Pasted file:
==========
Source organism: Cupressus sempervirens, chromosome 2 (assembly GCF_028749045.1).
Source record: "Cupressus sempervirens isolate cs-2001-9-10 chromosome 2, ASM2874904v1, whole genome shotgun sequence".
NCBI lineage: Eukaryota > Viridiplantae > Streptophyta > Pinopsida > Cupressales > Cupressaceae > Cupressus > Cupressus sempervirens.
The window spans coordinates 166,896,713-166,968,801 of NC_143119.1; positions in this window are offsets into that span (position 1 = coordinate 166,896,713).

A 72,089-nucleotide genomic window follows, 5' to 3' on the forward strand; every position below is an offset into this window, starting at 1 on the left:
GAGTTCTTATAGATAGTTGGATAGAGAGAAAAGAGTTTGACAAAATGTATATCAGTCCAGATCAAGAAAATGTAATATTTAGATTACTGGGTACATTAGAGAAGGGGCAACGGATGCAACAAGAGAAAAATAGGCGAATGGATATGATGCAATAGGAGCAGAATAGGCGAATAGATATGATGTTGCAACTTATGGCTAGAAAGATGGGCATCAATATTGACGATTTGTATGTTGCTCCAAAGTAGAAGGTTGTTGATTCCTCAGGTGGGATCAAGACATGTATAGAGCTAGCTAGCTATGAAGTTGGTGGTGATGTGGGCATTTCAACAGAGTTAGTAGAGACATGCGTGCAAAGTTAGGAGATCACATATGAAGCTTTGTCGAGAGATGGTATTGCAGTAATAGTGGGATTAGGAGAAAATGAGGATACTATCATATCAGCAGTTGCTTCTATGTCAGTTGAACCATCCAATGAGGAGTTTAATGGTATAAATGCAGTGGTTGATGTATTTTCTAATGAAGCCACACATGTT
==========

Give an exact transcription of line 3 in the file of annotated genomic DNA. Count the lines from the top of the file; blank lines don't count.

NCBI lineage: Eukaryota > Viridiplantae > Streptophyta > Pinopsida > Cupressales > Cupressaceae > Cupressus > Cupressus sempervirens.